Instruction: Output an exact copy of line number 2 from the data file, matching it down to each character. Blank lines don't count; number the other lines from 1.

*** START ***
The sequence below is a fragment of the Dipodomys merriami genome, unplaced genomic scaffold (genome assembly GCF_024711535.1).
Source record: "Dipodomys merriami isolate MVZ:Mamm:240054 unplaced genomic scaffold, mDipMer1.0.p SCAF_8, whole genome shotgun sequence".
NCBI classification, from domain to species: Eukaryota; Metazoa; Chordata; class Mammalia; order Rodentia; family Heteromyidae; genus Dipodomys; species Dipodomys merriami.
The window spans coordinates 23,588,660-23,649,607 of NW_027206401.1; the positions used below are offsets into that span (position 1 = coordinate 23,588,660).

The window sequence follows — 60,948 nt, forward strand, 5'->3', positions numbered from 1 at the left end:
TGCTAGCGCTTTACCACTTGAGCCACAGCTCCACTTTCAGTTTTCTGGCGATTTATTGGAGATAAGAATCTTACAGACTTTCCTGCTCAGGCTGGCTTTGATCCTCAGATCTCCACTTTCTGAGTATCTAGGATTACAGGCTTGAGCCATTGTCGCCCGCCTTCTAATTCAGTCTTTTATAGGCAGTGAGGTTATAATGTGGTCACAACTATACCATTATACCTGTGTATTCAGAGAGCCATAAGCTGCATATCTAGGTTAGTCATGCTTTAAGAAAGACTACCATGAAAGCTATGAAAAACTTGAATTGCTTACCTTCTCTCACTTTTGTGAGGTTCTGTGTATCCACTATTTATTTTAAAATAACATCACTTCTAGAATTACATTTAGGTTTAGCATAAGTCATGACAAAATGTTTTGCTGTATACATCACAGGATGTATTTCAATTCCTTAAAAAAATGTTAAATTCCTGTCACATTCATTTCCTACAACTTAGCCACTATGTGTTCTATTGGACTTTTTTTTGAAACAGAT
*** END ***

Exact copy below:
Source record: "Dipodomys merriami isolate MVZ:Mamm:240054 unplaced genomic scaffold, mDipMer1.0.p SCAF_8, whole genome shotgun sequence".